by Lynn on August 17, 2015

in The Passionate Playgoer

The Stratford Festival, Stratford, Ontario.

Written by Kate Hennig
Directed by Alan Dilworth
Designed by Yannik Larivée
Lighting by Kimberly Purtell
Sound by Alexander MacSween
Performed by: Maev Beaty
Sara Farb
Jonah Q. Gribble
Gareth Potter
Bahia Watson
Joseph Ziegler

An astonishing play about a formidable woman who lived in the time of King Henry VIII, but is as contemporary as tomorrow.

The Story. Kateryn (Kate for our purposes) Parr (1512-1548) was the sixth wife of King Henry VIII. His other wives, as we know, were dispatched because they could not produce an heir. Jane Seymour (Henry’s third wife) did produce an heir (Edward) but she died from complications of the birth shortly after that. Now at age 52, overweight, ill, and probably weary, Henry wants a companion, an intelligent and no doubt sexual partner. Enter Kate Parr almost 31 years-old.

When Henry comes on the scene Kate will almost be a widow for the second time. While Henry and Kate’s marriage begins as a ‘business’ proposition with conjugal rights, it grows into something deeper and more heartfelt. He wants her to be responsible for Edward’s education. She also asks if she can take charge of his daughters’ (Elizabeth and Mary) education too. Henry agrees. Kate convinces Henry to consider Elizabeth and Mary princesses and therefore in line to the throne after their brother Edward. He refused to consider such a move before but Kate was resourceful and determined.

Kate has such an intellect that Henry trusted her with responsibility, although not necessarily power, when he was away in France in battle. She was invaluable to him as a confident and adviser. Her writings were published. She survived Henry by one year. She finally married Thomas Seymour but died in childbirth.

The Production. Director Alan Dilworth has helmed a graceful, spare production that always serves the play. Yannik Larivée’s set and costumes are both elegant and efficient. In his set a structure juts out of the upper part of the back of the stage. It suggests a miniature of one of Henry’s castles, but it’s large enough to convey grandeur. A platform just up from the stage floor runs the width of the stage. On this platform, at the back, a rich curtain is parted revealing a throne. That’s all that’s needed to suggest the opulence of court. The main playing area is on the stage floor. A large rectangular table and some chairs are really all the set pieces necessary. Sometimes the table is put flush with the platform, forming a runway of sorts on which Henry and Kate can greet their public. Put two pillows at the top of that table and it becomes their bed. Shift the table and turn it at an angle with chairs by it and it’s a working table.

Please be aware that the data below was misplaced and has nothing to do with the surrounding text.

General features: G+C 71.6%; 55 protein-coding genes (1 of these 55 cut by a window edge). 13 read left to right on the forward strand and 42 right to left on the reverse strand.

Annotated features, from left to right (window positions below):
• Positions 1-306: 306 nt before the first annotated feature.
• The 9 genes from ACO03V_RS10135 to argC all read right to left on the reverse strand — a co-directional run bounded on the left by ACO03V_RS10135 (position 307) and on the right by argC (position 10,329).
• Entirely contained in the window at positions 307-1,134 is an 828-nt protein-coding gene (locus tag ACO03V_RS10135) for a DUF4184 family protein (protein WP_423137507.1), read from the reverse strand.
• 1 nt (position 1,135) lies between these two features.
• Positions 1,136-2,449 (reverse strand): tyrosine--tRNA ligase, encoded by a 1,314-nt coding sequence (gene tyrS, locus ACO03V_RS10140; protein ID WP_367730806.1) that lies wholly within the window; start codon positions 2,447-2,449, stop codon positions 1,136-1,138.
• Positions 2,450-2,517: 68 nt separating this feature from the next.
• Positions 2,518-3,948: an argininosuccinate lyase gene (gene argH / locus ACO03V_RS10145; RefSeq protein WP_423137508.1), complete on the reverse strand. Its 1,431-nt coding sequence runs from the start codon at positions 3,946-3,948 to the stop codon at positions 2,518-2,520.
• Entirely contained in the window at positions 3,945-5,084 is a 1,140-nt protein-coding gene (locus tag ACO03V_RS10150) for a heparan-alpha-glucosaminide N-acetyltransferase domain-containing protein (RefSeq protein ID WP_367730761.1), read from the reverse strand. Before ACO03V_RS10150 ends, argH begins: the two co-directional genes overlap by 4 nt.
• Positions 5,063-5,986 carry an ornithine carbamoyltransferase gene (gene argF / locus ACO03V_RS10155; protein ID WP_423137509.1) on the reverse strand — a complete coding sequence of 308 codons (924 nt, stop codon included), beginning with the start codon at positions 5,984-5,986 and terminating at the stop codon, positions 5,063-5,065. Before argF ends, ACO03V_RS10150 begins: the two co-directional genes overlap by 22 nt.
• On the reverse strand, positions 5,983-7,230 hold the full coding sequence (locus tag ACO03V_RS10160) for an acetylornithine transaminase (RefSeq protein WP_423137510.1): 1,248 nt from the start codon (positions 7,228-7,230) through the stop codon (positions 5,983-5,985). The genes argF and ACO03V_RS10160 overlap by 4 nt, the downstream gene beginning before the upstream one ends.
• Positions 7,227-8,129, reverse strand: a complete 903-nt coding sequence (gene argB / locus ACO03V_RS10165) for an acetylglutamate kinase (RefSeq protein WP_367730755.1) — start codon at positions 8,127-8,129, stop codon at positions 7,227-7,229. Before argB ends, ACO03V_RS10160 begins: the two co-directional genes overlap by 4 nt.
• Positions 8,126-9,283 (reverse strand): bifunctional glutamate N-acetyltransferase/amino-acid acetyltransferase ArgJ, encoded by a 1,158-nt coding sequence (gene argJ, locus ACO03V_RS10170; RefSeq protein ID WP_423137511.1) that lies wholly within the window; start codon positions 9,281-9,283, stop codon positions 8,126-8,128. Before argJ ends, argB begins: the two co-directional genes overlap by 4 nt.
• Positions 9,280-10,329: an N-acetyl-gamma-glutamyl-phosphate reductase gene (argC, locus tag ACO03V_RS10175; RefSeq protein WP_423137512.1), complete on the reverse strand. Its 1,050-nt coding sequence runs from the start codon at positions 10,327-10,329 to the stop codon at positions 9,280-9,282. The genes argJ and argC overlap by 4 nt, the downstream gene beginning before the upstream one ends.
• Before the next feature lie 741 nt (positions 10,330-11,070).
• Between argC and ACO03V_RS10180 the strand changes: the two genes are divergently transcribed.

Kate wears a form-fitting greyish floor length gown. As worn by Maev Beaty as Kate Parr she makes it elegance personified. To suggest a change of scene a jacket, coat or dressing gown is added over the basic gown.

At the beginning of the play Kate is sharing a few secret moments with her lover Thomas Seymour. They are interrupted by an impressive, confident man who is also at the same gathering that they are and asks Thomas to introduce him to Kate. He is King Henry VIII. There are matters of protocol. The King does not go up to someone he wants to meet. He gets a minion to introduce them. Then all gloves are off.

Joseph Ziegler plays Henry and he’s dandy. He has bearing, stature, just the slightest of smug looks, and power oozes out of every pore. He circles Kate, informing her that she hasn’t been too lucky with her husbands. Her first one died; her second one is dying. Both would leave her well provided. Henry tells her he’s next; seals the deal with a face-gripping kiss; then lets her go.

As Kate, Maev Beaty is statuesque, willowy, and initially trapped. Her eyes dart and widen as she tries to think her way out of this unsettling situation—the King wants her for his own. You can see the sharp intellect in this performance as Kate thrusts and parries with Henry about how to solve this. He doesn’t want a mistress. He wants a wife-companion. He gets more than that, as is so clear in Beaty’s beautiful, nuanced performance. Henry gets a partner who startles him. We sense Kate is the first woman who hasn’t buckled in his presence when he demands something. She is his intellectual equal. She is as witty as he is. She has a nimble mind and she makes him change his perceptions.

Beaty plays Kate, as I noted, as a woman with a keen intellect, who knows how to get what she wants with a calm coolness and always as a woman. She’s not a flirt—that would be such an easy way out. She’s just formidable. A woman to recon with. It’s a glorious performance. Mind you there are times when she offers to wash Henry’s diseased leg and the way Beaty says it sounds almost like foreplay.